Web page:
- Oct 2017
The primary source reading, the first chapter to a book, discusses multimodality in multiple forms of communication and media.
This reading was very easy to read and had information that was mostly already known by the average teenager, so this took a lot to delve into and find where to elaborate on. The reading, however, was easy to connect to the supplemental readings and showed its significance because of this relativity. With that said, I decided to include a text that correlates with the points made in this chapter. I'm using "Talking to the Future -- Hey, There's Nuclear Waste Buried Here!," by James Conca.
In this article, Conco considers the future and the different forms of media that could be used to warn others of radioactive material. He thought about the material, like we do in our primary source descriptions, and the longevity necessary to make it worthwhile. Because of the uncertainty in how the human race will be in terms of language and concern for other humanity, Conco has a hard time deciding on what languages to use and which symbols to include, or if the warning sign is ultimately necessary. What Conco did focus on, though, was the conscious decisions that had to be made for this sign, because it needed to be believable and understandable.
I also recognized the connection between Dr. Wharton's class discussions and rubric instructions with her projects in that multimodality is a great aid.
Multimodality gives writers additional tools for design-ing effective texts. This is particularly true when writers arc trying to create a single text that will appeal to the interests of a large and diverse group of readers. By understanding who their readers arc, what they need to know, and how they will use the information, authors can create texts that satisfy a specific rhetorical situation
This is an ongoing theme for this chapter on multimodality. The communication necessary for the message to be conveyed will vary depending on the intended readers and what they need to know, for Conco's case, the fact that there is a lot of radioactive material buried 50 feet under the earth's surface, and how they can possibly receive this information needs to be considered.
In Conco's situation, the material must have multiple forms of language and be certain to last through destruction and possibly millennia.
No matter whether a text is created on a computer, on paper, or in some other technology, writer/designers can still use the multiple combinations of words, photos, color, layout, and more to communicate their information.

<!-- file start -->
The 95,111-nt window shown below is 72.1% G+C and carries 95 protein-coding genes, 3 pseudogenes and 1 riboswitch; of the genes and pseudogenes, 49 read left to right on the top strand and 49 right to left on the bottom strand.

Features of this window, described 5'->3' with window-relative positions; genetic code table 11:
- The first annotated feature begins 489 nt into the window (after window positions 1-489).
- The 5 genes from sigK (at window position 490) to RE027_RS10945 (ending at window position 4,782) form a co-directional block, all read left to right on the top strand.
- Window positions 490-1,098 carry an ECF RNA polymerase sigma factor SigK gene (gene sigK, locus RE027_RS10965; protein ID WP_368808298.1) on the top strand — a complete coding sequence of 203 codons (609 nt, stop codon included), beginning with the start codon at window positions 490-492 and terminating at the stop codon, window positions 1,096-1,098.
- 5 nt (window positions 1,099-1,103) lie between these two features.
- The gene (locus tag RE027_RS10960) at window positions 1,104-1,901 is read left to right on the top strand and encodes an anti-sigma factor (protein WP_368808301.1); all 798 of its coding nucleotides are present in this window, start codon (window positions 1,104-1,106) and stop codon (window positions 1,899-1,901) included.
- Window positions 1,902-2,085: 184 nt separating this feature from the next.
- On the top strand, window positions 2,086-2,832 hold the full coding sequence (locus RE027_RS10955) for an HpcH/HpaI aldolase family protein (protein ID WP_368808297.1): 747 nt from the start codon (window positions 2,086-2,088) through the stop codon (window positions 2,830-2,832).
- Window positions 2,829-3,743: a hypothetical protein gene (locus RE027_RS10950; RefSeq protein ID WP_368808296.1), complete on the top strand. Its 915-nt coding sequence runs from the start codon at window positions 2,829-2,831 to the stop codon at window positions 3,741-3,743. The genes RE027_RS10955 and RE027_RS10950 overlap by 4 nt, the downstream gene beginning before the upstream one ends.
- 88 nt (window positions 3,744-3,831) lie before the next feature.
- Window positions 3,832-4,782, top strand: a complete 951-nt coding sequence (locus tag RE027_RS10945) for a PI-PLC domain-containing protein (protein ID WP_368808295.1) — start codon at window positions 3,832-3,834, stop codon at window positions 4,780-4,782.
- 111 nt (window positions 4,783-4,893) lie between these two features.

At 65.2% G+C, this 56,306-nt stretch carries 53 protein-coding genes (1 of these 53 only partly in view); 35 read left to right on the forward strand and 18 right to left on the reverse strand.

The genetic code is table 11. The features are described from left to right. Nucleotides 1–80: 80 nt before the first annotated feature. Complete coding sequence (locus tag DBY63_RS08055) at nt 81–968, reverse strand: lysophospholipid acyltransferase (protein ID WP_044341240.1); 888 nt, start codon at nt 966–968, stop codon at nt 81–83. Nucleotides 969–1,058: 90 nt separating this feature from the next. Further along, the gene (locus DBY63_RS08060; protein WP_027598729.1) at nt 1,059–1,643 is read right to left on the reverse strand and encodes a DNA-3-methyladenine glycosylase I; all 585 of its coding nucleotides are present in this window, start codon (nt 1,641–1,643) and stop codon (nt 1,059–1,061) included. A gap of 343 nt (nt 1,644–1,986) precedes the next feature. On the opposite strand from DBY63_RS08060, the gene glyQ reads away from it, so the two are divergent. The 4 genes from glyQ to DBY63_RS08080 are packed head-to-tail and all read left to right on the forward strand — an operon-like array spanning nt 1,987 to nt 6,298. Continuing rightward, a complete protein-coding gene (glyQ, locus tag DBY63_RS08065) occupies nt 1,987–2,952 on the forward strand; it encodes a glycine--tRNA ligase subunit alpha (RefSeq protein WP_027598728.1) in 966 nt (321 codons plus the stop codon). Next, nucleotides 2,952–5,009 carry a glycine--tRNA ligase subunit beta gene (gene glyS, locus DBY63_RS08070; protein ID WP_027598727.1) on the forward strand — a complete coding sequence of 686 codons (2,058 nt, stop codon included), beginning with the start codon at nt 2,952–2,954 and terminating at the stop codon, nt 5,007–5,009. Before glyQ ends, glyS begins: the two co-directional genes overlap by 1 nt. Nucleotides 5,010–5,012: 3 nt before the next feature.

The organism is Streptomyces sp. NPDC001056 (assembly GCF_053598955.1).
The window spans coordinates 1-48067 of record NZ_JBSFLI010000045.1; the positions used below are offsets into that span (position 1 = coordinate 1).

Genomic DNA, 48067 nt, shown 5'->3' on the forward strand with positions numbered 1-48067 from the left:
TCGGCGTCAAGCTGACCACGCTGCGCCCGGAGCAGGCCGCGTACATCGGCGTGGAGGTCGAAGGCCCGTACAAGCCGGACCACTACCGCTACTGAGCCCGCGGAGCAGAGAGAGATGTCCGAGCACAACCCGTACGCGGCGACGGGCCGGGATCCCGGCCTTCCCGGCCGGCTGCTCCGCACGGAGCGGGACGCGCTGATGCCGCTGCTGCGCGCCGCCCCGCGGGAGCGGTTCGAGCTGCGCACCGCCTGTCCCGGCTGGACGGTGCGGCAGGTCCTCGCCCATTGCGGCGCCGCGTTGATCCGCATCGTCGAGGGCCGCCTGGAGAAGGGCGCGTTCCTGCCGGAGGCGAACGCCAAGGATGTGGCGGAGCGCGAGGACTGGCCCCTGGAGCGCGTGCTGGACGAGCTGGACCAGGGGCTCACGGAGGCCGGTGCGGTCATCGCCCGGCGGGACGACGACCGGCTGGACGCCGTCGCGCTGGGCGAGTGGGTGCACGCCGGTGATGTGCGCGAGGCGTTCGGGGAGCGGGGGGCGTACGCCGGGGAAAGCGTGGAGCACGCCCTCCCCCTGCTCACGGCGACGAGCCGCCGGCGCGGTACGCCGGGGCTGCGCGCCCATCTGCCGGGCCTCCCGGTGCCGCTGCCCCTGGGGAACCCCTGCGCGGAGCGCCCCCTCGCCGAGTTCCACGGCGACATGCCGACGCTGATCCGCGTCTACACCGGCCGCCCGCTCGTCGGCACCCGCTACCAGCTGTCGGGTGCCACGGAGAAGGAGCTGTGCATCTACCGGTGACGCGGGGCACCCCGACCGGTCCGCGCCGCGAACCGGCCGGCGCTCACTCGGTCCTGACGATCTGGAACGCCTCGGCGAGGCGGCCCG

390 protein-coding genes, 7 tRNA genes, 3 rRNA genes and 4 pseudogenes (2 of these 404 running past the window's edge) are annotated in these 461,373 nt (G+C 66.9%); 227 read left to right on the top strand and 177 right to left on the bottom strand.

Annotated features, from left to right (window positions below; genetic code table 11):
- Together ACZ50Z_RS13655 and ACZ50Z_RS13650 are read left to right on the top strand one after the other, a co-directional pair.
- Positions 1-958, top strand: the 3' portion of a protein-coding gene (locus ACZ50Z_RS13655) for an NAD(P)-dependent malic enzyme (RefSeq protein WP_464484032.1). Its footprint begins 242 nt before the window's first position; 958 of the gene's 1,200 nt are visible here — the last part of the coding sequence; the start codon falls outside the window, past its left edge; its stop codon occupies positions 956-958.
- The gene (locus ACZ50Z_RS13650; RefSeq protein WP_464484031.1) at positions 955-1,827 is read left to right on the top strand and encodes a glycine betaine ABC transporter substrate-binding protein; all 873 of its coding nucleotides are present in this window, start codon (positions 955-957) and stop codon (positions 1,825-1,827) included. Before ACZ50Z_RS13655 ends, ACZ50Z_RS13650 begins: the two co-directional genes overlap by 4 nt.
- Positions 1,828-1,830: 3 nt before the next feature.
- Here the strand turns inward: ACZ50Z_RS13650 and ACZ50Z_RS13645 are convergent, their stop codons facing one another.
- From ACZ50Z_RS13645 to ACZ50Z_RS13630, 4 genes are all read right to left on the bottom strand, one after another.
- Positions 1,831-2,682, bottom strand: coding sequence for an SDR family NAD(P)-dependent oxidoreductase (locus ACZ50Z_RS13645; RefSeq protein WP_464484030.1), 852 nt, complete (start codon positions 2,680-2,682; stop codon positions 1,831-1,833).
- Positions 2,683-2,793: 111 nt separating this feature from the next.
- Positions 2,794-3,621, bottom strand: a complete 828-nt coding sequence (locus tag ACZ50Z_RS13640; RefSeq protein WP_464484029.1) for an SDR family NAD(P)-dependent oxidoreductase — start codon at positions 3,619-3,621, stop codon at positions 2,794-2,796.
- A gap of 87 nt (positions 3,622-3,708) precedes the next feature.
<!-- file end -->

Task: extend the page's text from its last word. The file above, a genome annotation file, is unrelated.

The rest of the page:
Options are never limited even when the text is physical. We can consider a number of options and opportunities to switch the form of that communication.
- A live speech or performance can be recorded and altered
- A digitally typed paper can be printed out as a physical copy, like how a digital image can be printed out
- A written paper, artwork, handmade posters, and even pictures of the real world can be taken and uploaded to the digital form
When considering aspects of a speech or performance, we can think about the options involved in:
- the background/backdrop
- the tone of the speaker
- the pace of the speaker
- the clothing of the speaker
- the gestures of the speaker (gestural mode)
When considering a paper, either handmade or digital, can have a multitude of options like those listed:
- choice of words
- style of fonts
- size of each aspect
This continuing theme of conscious decisions and options that are available in multimodal communication is shown in this excerpt and in the rest of the reading.
This mode helps us to understand why physical spaces such as grocery stores or classrooms arc arranged in particular ways to encourage certain kinds of behavior (such as all chairs in a classroom facing toward the center of the room to encourage discussion and collaboration). The spatial mode includes: • ,mangement • organization • proximity between people or obiects
It's interesting to read that the spatial mode used in informational brochures, posters, and websites follow the same strategic techniques for classrooms and grocery stores. James Conca, in his article , talks about the techniques that should be considered for messages in the long term. He considers the organizational structure that would have to be taken into account and how multiple languages and symbols would have to be placed on this type of communication.